10 Famous People Who Went on a Hunger Strike

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October 4th, 2010

Hunger strikes are nothing new: the practice is recorded in Indian writings dating back to 750 B.C., including Valmiki’s epic poem Ramayana and have been used all throughout history. The practice of using a hunger strike to bring debtors to justice was abolished by India’s government in 1861, which means that it was happening often enough before then that the government felt a need to step in. Yet hunger strikes have never gone away, in India or anywhere else. The use of self-inflicted starvation, often to the point of death, is a gruesome spectacle that underscores just how serious the men and women are who resort to this level of protest. For the first three days on a hunger strike, the body lives on glucose; after that, it begins to start processing body fat. After three weeks, you’re officially starving, and the body continues to mine its vital organs for nutrients. Hunger strikers have died after seven weeks of fasting. As the people on this list have proven, it’s a hard protest to ignore.

  1. Mohandas Gandhi: The modern-day pioneer of civil disobedience, Mahatma Gandhi went on several hunger strikes in his life. In the fall of 1924, he underwent a three-week fast in an attempt to reconcile warring factions of Hindus and Muslims that had grown apart since he’d been in prison. In 1932, when the Indian government established separate electorates for “untouchables,” Gandhi underwent a six-day hunger strike that led to better and more equal arrangements. He also performed a three-week hunger strike for purification in spring 1933. He used fasting liberally as a way to make a political statement and call attention to his crusade for political equity.
  2. Marion Dunlop: Hunger strikes were a popular tool for suffragettes in the early 20th century, but the first woman to undertake one was Marion Wallace Dunlop. A member of the Women’s Social and Political Union, Dunlop was charged with willful damage for throwing rocks through the windows of 10 Downing Street and sent to prison in July 1909. Inside, she went on a hunger strike that ran for 91 hours — just shy of four full days — before she was released because of failing health. As a result of her actions, the British government introduced a force-feeding policy that fall for their prisons that aimed to prohibit hunger strikes. In 1913, the government passed the Prisoner’s Temporary Discharge of Ill Health Act, which allowed hunger strikes and discharged sick inmates but brought them back after recuperation to finish their sentences.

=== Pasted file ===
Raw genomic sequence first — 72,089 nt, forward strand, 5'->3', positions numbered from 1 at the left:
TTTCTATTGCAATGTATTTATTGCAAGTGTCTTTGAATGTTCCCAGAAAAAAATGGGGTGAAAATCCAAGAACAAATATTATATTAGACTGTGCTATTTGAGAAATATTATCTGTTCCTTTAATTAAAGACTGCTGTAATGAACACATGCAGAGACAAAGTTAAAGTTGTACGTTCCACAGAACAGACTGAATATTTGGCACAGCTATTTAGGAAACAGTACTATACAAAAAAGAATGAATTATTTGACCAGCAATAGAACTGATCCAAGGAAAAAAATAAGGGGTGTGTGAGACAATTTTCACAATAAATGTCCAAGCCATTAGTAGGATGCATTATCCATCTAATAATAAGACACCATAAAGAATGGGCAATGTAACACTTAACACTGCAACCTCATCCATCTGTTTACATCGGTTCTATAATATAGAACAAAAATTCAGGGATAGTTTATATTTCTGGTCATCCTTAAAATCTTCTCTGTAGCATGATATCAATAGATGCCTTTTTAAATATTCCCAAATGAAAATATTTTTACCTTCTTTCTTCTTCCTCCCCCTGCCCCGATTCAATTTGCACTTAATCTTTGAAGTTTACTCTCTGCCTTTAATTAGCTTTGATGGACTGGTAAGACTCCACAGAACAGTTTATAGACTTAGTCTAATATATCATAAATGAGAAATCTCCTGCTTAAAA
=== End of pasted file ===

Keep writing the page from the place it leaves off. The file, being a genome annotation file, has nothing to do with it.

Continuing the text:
3. Alice Paul: An American suffragette, Alice Paul fought to get women the right to vote with passion and tenacity. Hunger strikes were a powerful tool for suffragettes, and Paul went on one while imprisoned in 1917 at Virginia’s Occoquan Workhouse to protest the poor conditions. (She’d been arrested for “obstructing traffic” with a protest.) Her hunger strike got her a ticket to the psych ward, where she was force-fed raw eggs, but her protest served a larger purpose by helping fan the flames of public opinion. In 1918, President Wilson spoke of the need for suffrage, and women earned the right to vote in 1920 with the Nineteenth Amendment. Paul also wrote an Equal Rights Amendment, though a version of the ERA wouldn’t show up until 1972.
  4. Thomas Ashe: More than a few famous hunger strikers hailed from Ireland, like Thomas Ashe. A founding member of the Irish volunteers, Ashe fought in the Easter Rising of 1916 to protest British rule. They won a major battle but ultimately lost, and Ashe and others went to prison. He led a hunger strike of other prisoners in May 1917 and was freed in June under a general amnesty after reports got out about prisoners being abused. His freedom was short-lived: he was arrested in August for giving a seditious speech, and he went on another hunger strike when reimprisoned. He died September 25 after prison officials force-fed him. His death warranted an inquest at which a jury found the prison staff for performing “acts of unfeeling and barbaric conduct.”